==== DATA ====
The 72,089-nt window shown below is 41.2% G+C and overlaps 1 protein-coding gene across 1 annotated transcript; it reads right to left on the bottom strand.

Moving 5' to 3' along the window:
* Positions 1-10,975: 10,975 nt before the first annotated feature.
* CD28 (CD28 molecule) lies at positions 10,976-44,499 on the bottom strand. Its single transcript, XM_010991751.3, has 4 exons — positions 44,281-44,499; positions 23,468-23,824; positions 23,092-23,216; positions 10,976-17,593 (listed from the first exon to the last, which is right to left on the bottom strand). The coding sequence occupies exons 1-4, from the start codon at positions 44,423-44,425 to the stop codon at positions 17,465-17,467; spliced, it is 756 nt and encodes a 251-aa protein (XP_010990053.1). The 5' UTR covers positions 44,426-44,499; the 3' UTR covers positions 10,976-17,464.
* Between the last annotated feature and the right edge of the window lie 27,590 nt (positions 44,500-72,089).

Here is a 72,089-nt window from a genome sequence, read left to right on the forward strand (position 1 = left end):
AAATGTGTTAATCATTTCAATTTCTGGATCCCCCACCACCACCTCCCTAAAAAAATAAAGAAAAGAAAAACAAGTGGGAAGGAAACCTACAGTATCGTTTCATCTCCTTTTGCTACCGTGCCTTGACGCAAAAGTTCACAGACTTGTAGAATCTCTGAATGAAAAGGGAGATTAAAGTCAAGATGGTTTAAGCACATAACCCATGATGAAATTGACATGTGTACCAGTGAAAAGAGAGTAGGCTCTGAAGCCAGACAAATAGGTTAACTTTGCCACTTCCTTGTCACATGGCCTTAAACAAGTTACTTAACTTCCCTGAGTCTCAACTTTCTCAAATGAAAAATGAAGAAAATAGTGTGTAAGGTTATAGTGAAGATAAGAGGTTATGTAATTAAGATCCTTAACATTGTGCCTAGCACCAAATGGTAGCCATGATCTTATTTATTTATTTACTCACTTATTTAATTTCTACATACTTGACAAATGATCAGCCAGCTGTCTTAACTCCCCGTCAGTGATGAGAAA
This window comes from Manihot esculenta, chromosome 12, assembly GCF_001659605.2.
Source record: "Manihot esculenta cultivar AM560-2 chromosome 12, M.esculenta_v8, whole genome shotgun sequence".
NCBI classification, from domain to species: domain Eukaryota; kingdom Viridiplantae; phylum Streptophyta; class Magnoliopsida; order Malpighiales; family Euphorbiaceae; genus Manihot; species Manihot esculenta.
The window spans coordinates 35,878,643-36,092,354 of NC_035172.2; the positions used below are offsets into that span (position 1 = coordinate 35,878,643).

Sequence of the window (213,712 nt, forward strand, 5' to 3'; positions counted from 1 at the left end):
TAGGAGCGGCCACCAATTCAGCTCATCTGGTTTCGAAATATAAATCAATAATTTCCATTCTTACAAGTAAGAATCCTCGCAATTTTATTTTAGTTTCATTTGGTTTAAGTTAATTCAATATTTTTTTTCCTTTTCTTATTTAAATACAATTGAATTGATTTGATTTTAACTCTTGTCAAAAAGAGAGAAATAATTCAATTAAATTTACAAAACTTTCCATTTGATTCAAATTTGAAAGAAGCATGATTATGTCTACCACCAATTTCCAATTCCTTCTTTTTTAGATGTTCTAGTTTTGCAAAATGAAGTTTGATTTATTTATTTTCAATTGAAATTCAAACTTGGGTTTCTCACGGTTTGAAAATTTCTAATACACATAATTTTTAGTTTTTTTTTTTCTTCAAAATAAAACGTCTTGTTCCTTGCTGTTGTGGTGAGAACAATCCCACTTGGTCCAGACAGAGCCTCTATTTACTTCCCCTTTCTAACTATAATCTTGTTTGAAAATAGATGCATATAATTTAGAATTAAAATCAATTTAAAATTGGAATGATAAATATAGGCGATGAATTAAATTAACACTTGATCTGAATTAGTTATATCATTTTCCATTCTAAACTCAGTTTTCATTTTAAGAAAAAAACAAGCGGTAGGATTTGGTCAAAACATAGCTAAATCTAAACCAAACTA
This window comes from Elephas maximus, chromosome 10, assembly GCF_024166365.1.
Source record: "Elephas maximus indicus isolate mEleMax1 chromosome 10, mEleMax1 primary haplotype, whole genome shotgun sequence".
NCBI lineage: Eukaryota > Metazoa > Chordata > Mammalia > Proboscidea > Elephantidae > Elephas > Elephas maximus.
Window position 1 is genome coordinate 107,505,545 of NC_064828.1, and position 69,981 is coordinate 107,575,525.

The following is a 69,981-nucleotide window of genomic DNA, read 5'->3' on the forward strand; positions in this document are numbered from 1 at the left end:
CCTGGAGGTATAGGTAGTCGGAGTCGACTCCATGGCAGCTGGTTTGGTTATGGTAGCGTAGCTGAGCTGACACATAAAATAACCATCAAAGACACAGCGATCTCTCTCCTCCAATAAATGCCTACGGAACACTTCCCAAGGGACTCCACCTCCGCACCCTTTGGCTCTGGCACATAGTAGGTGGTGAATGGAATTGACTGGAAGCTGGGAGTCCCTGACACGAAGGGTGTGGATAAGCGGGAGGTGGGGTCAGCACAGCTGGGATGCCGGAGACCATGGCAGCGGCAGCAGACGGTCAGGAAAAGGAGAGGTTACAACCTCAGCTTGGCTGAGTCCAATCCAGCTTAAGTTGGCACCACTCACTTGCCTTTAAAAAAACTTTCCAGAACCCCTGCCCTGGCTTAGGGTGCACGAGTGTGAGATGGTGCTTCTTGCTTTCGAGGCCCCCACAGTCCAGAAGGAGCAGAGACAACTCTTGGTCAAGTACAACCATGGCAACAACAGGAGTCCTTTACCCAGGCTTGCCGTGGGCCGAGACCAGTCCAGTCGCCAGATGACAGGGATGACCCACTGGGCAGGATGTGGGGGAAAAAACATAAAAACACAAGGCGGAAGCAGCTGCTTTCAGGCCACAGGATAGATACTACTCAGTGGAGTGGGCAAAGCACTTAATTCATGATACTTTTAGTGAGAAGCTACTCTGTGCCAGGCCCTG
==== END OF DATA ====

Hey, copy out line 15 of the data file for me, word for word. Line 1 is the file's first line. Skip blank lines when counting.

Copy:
Source record: "Elephas maximus indicus isolate mEleMax1 chromosome 10, mEleMax1 primary haplotype, whole genome shotgun sequence".